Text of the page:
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Carpal tunnel syndrome (CTS) is the most frequent peripheral compression neuropathy. Anatomic variations may be encountered during carpal tunnel surgery.1–3 Compression of the median nerve at the wrist is frequently encountered. Carpal tunnel syndrome usually occurs without any obvious extrinsic causes; several cases have however been reported caused by anomalous or hypertrophic muscles. A survey of the literature shows that compression neuropathy of the median nerve has been reported in relation with anomalies affecting three muscles: the first (or second) lumbrical, the palmaris longus and its anatomic variants and the superficial flexor of long fingers. We can suspect the presence of such an anomalous muscle when the compression syndrome concerns a patient who is not within the “usual” age group with symptoms initiated or aggravated by physical exercise.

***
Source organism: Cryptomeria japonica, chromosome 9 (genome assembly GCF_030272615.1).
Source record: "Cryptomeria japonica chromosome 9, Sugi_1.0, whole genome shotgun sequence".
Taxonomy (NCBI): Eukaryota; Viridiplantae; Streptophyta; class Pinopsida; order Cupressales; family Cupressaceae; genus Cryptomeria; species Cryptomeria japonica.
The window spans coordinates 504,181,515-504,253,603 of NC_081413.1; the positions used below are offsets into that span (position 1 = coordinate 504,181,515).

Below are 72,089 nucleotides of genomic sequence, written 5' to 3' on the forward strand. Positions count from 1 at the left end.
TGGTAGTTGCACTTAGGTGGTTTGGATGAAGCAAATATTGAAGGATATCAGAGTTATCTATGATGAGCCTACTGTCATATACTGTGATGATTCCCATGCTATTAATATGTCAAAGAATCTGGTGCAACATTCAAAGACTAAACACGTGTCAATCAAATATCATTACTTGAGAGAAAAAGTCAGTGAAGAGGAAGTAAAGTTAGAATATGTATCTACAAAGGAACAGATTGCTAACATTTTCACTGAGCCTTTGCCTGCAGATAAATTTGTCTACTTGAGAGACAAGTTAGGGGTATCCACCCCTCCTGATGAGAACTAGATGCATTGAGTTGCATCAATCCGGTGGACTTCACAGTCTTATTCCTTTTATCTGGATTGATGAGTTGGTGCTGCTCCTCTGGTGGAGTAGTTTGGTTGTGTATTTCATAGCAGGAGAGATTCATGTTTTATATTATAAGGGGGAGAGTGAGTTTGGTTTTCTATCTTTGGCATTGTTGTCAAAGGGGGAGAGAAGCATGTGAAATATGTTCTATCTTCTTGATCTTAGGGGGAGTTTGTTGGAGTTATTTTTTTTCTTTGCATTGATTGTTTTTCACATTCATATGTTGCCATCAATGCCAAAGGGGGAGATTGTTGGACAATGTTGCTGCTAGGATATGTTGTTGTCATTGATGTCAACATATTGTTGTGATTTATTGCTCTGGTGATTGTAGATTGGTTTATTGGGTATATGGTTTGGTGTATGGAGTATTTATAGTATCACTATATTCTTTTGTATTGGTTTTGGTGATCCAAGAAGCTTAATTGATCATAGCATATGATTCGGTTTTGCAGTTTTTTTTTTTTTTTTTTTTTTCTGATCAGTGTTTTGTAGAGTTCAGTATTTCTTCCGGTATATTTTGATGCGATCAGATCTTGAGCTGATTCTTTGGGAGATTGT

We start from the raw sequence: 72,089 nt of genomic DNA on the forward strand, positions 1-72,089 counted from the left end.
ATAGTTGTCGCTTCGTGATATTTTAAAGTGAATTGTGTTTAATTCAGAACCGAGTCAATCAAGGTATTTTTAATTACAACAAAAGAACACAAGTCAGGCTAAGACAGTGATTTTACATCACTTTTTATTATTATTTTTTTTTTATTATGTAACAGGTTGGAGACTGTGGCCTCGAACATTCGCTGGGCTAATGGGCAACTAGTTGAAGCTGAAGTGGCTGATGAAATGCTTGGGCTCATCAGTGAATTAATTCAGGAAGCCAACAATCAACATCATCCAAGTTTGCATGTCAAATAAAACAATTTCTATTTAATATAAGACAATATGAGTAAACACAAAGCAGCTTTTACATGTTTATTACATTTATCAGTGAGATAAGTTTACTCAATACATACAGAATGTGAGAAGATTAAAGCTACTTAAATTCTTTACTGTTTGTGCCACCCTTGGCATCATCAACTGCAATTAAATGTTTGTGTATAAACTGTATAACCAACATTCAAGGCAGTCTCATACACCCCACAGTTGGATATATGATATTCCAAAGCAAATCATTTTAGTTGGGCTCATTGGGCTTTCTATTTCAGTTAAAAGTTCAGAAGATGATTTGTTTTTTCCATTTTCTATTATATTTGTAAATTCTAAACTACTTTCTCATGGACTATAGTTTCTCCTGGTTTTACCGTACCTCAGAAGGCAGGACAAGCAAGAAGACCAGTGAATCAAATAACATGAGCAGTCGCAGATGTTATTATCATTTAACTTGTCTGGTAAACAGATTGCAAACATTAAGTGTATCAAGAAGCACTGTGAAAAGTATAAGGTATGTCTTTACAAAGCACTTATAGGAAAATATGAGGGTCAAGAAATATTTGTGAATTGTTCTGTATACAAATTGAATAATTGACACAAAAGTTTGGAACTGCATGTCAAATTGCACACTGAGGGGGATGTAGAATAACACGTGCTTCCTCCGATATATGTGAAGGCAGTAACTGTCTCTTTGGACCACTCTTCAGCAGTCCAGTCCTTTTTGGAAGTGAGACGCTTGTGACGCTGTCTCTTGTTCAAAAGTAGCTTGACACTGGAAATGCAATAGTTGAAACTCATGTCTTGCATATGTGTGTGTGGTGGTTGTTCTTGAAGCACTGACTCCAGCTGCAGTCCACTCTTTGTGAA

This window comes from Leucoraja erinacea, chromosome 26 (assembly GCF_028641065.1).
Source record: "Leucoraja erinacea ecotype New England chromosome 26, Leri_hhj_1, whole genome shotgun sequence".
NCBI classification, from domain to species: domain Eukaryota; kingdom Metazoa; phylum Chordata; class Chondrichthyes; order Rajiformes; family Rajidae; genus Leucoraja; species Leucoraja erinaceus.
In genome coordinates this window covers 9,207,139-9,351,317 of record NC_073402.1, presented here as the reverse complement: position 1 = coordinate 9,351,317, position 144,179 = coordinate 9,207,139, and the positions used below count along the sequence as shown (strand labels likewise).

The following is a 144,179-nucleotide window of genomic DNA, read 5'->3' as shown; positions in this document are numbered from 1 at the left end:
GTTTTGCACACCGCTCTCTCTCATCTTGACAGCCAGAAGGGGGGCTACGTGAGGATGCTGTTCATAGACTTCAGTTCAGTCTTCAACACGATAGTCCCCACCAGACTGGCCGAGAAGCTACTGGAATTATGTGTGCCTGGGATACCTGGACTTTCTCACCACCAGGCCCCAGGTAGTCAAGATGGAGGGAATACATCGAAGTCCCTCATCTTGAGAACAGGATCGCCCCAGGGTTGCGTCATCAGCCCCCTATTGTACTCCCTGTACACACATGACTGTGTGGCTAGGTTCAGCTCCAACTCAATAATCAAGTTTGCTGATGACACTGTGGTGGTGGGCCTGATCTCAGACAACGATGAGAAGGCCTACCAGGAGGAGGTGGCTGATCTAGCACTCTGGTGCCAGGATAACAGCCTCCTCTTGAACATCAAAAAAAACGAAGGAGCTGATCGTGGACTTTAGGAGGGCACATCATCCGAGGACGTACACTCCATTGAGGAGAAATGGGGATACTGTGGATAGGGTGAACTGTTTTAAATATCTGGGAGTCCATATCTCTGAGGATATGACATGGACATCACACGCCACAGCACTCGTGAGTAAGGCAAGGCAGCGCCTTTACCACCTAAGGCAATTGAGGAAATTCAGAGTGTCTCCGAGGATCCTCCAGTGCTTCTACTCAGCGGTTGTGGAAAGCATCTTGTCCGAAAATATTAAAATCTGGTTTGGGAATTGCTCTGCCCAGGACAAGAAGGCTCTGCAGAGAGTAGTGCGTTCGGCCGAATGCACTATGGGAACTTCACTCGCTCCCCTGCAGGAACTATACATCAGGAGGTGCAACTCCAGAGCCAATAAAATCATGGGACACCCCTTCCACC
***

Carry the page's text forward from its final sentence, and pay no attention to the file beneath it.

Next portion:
This report presents three cases of carpal tunnel syndrome caused by anatomic anomalousmuscles diagnosed peroperatively.
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